PSoC 6 SDK OneWire Bus (Part 2) : Implement Read & Write


In this article I will explain how to implement (badly) the one wire bus read & write functions using the PSoC 6 SDK.  This is one of many articles that are part of a series discussing the implementation:

PSoC 6 SDK OneWire Bus (Part 1) : Build Basic Project
PSoC 6 SDK OneWire Bus (Part 2) : Implement Read & Write
PSoC 6 SDK OneWire Bus (Part 3) : Remove Busy Wait & Debug
PSoC 6 SDK OneWire Bus (Part 4): But, Can it Read the Temperature?
PSoC 6 SDK OneWire Bus (Part 5): Round out the OWB Driver


In the previous article, I built a test framework inside of a PSoC 6 FreeRTOS project.  This includes a command line shell which will enable me to execute functions based on typed commands.  This means I can use the CLI shell to debug my interface.  To get going testing, I bought a DS18B20 temperature sensor from Mouser.

Then wired it like this:

Here is a picture of the test jig.  It looks like I used 4200 ohms instead of 4400 ohms, oh well it seems to work.


Init seems like a good place to start.  To have a one wire bus you need to have a GPIO to read/drive.  So, that will be the only argument to the initialization function.  In the implementation I will use a common semaphore to handle blocking functions (line 13).  On lines 15-17 I initialize a timer to handle the requirements of reset, read and writes (more on this later).  At the end on line 20 I initialize the GPIO.

In the usrcmd.c I need to add includes for the new stuff.

The next step is to add the “init” command to usrcmd.c  This is accomplished by adding a function header for usrcmd_init and adding it to the table of legal commands.

Then you need to add the usrcmd_init function to call the owb init.

Now test it.  All good.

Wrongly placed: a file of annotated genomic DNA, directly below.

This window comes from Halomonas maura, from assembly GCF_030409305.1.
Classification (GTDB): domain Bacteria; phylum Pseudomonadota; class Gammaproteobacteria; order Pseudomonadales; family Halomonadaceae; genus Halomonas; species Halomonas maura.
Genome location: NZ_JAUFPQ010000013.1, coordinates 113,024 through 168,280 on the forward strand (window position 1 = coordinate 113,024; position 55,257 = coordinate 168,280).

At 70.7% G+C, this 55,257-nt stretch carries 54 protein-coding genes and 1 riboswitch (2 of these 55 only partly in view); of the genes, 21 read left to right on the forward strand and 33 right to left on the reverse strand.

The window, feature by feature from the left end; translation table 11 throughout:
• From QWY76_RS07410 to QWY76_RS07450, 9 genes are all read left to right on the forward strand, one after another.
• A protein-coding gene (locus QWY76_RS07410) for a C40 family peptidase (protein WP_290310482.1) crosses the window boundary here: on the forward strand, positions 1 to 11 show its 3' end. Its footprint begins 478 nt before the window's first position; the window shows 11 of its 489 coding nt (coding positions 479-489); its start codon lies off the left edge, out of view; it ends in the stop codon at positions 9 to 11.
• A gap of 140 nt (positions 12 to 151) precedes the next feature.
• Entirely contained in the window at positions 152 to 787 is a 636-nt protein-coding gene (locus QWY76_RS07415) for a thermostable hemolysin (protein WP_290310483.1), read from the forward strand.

In order to reset the bus you follow this process

  1. Pull down the bus for trstl=480uS
  2. Let the bus go back to 1 (remember that it is restive pull-up)
  3. Wait another trsth=480uS
  4. If there is a slave device on the bus it will pull down the bus at some point to indicate a “presence detect”

From the data sheet you can see that the low& high times = 480uS.  At some point during the high period the slave will pull the bus down for 15->60uS

In order to implement the reset I will modify the owb.c file.  To meet the timing requirements I will use a cyhal_timer.  The cyhal_timer is implemented in the Cypress PDL at a Cy_TCPWM_Timer which is then implemented in the hardware as a timer counter.  In this configuration the timer has:

  • A Counter (an up or down counter)
  • A Compare (a register which can be compared with the counter to trigger events)
  • A Period (a register which is compared to the counter to reset the counter back to 0).   This event is also called the “terminal count”

For this implementation I will setup a timer with

  1. Input clock 1Mz (aka 1uS per count)
  2. An up counter
  3. Starts at 0
  4. Compare value = 480 (means trigger an interrupt at 480uS)
  5. Period = 960 (means trigger an interrupt at 480uS)
  6. One shot (stop counting when you get to period (aka Terminal Count))

The code will

  1. Configure the timer (line 41-52)
  2. Pull a 0 onto the bus (line 54)